New Paltz could soon have competing marijuana dispensaries if a pair of projects before the planning boards come to fruition.
Farmer’s Choice, LLC has proposed “The Barn” for 1 Old Route 299 in New Paltz, one of two dispensaries they have in the works, along with “The Stand” in Fishkill. During a meeting of the Town of New Paltz Planning Board on Monday, October 24, conditional site approval was unanimously given for the two-story new build, with the understanding that it’s for retail sales only; no on-site consumption will be allowed.
Under the most recent plans, Farmer’s Choice New Paltz location would include 3,000-square feet of first floor retail space and 2,000-square feet of first floor storage. Above the storage would be 2,000-square feet of office space. The plans also include a parking lot with 35 spaces, with at least two electric vehicle charging stations. A six-foot high wood fence is also planned for the rear of the property.
Traffic and parking, including their potential impact on nearby properties, were the subject of considerable discussion prior to the conditional approval being granted. Among the conditions of the approval are for the business to conduct a post-construction traffic monitoring study during the first year of operation; if the study reveals over 100 vehicle trips per hour during peak traffic hours, a second traffic study focusing on the impact to nearby intersections would also be required.
“I think the value to the Town and to the Planning Board is we have an opportunity to make somebody pay for a traffic study that will reassess the whole area at a future time,” said Lyle Nolan, the Planning Board’s deputy chair. “We’re not asking them to do something about it, but we’ll have a check in one year of the impact of all these projects on traffic.”
“I mean, who knows when people go buy their marijuana,” said board member Matthew DiDonna. “It could be at 11 o’clock in the morning, I don’t know.”
Board member Amanda Gotto said she favored the project save for the size of the parking lot, which she feared might be too large for no particular reason.
“What I don’t want to see is that a year from now when all the hoopla has died down and this becomes more like regular customers that you don’t have just a big paved thing that’s taking the trees down.”
Board Chair Adele Ruger said she believed that scenario was unlikely, and that the parking lot was appropriately sized.
“That’s why we’re not doing 50 (spots),” she said.
Another condition of the approval is obtaining a license from New York State to operate a marijuana dispensary prior to the issuance of a building permit. New York State, which legalized recreational use of marijuana in 2021, began taking applications for retail dispensaries two months ago.
The Village of New Paltz Planning Board is also reviewing a possible addition to the cannabis scene and considering a special use permit for the opening of a marijuana dispensary at Zero Place, a mixed-use building at 87 North Chestnut Street.
Net-Zero Development, LLC is seeking approval for approximately 4,000 square-feet of retail space, plus an additional 800 square-feet of office and storage space. The property is listed in the Neighborhood Business Residential zone, and in addition to ground floor retail space, also has 25 two-bedroom and 21 one-bedroom units across three stories.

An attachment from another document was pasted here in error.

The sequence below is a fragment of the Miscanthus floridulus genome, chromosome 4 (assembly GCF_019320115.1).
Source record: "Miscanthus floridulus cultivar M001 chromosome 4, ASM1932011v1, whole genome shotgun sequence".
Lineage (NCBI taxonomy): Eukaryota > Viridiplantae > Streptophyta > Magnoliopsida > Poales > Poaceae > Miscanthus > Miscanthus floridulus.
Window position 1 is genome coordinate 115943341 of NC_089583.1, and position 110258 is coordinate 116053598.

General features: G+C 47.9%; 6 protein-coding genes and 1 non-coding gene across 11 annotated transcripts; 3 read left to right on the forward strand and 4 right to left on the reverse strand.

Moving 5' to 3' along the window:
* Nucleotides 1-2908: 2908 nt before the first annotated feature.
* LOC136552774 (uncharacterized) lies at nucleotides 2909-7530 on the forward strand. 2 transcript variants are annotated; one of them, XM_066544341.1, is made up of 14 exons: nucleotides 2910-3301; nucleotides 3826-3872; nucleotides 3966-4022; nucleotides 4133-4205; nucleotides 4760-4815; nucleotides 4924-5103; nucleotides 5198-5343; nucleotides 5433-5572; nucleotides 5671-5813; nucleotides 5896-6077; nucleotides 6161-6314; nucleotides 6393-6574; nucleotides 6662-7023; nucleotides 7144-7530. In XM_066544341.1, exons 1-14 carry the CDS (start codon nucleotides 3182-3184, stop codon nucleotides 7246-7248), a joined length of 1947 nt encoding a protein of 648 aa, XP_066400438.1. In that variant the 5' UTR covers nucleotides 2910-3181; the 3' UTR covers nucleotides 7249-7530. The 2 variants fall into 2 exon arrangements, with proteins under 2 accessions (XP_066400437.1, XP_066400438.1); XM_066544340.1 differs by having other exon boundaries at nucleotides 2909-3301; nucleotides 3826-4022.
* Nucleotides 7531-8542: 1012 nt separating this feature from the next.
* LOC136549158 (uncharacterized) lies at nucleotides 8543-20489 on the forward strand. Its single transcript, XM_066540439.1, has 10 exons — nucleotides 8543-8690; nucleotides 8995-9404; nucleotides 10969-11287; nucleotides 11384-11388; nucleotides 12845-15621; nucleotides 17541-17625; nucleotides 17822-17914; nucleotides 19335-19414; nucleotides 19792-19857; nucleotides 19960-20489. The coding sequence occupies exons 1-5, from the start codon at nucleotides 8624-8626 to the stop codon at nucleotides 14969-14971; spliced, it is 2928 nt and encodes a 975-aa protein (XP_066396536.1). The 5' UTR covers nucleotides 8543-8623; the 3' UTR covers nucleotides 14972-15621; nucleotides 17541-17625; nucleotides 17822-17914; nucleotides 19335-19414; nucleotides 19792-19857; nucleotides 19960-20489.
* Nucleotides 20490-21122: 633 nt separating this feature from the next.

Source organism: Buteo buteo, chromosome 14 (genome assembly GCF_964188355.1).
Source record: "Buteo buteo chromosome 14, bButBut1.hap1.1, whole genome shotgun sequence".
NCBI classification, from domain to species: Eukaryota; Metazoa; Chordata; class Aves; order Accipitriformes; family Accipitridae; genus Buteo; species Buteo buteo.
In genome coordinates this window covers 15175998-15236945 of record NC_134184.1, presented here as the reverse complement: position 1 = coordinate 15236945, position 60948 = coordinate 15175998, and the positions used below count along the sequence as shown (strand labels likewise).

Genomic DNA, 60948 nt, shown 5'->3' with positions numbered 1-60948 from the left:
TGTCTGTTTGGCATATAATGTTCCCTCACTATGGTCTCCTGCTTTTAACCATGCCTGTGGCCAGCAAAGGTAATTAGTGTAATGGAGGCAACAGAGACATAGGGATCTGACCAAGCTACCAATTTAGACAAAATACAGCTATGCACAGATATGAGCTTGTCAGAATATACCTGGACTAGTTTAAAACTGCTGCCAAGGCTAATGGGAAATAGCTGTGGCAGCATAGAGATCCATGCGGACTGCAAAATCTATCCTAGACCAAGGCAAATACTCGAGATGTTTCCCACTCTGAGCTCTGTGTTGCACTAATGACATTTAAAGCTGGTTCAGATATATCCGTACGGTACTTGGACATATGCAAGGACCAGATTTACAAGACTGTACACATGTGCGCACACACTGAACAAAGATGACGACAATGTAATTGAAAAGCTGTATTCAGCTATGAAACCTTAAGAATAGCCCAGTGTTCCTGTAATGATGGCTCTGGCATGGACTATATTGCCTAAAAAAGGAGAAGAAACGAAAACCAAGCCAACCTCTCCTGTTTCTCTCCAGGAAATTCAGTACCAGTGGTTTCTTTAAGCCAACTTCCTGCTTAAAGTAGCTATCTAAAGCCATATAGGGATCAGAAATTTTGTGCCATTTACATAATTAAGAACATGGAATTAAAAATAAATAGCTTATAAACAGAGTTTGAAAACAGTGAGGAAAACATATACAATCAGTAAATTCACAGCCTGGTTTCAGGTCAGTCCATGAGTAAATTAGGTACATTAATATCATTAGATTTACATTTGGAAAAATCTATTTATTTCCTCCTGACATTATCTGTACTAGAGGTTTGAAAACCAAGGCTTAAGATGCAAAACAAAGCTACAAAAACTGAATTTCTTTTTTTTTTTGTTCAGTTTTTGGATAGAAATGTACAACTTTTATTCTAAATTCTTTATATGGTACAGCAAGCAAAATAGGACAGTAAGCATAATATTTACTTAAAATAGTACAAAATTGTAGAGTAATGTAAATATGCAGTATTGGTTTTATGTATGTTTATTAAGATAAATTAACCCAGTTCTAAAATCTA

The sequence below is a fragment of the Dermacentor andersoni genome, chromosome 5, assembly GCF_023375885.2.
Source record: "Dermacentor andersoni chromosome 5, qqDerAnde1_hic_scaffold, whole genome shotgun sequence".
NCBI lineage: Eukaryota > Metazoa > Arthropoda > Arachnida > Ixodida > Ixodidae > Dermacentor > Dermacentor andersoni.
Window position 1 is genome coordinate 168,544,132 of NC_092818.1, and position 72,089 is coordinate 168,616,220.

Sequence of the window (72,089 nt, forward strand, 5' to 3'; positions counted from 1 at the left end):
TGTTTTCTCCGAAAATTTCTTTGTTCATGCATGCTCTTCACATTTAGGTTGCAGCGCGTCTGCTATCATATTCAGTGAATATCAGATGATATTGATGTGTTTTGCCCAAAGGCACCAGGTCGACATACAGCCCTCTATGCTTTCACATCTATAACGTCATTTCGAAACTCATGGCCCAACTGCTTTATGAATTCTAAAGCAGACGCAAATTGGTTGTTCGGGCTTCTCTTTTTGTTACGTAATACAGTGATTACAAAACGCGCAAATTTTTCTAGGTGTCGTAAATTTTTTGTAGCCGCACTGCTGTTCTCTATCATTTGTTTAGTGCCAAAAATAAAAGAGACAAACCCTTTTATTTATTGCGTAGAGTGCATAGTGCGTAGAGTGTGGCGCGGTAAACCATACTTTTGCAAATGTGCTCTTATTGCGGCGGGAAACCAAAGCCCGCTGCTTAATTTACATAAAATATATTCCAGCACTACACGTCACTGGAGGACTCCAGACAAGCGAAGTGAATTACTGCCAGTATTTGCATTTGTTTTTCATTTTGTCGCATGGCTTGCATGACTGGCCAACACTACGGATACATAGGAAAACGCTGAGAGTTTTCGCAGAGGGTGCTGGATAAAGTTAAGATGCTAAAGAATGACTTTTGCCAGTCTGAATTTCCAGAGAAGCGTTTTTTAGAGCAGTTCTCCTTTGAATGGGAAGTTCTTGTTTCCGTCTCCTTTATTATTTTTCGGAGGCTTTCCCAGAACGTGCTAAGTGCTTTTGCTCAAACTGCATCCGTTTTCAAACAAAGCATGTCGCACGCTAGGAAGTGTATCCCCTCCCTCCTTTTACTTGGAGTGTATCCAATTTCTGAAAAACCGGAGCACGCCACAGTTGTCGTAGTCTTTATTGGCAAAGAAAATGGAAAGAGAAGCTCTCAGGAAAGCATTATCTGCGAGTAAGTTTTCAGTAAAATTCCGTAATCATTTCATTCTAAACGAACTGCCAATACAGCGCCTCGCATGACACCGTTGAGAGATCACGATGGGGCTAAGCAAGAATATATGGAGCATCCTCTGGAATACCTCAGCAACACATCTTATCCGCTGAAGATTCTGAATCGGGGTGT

The concept of use as a marijuana dispensary was approved by the Village Planning Board at a meeting held on Tuesday, October 18, though the application, though it’s unclear who will actually operate the business. David Shepler, a partner at Zero Place, said the state’s Office of Cannabis Management could serve as an intermediary between the property and prospective businesses.
“They will bring to us actual applicants at some point in time and if we select (that option) and then we’ll go through the process of choosing them,” Shepler said, adding that any business will have to meet a Zero Place standard.
“We as the managers of this place, we’re very concerned about our mission,” Shepler said. “Our primary focus, honestly, is the residents who occupy Zero Place; we consider them first and foremost. The commercial tenants are important to us too, but by no means will we ever bring in a use that we feel will threaten that primary mission of satisfying the needs of our residents.”
The dispensary at Zero Place will at least temporarily operate exclusively by appointment only to allow for the study of traffic and demand. Shepler has pushed for a two-week monitoring period, but said he’d go with whatever the Planning Board required.
“What if the demand dies away within days and we’re held to the strict one month monitoring period?” he said during a Village Planning Board meeting in August. “We’re really tying the hands of the dispensary, and that’s not a good place to be.”
The New York State Cannabis Board has already begun considering a range of licenses for cultivators, processors and distributors of legal marijuana, and while cannabis use is now legal across New York State, local municipalities had until December 31, 2021 to determine whether they would allow retail and/or consumption businesses to operate within their boundaries. Disallowing them would also result in the potential loss of significant sales tax revenues.
According to the Rockefeller Institute of Government, of the 24 municipalities in Ulster County, only five — the towns of Esopus, Plattekill, Saugerties, Shawangunk and Wawarsing — opted out of allowing dispensaries. All five also opted out of allowing cannabis consumption businesses to operate, along with the towns of Gardiner, Kingston and Ulster.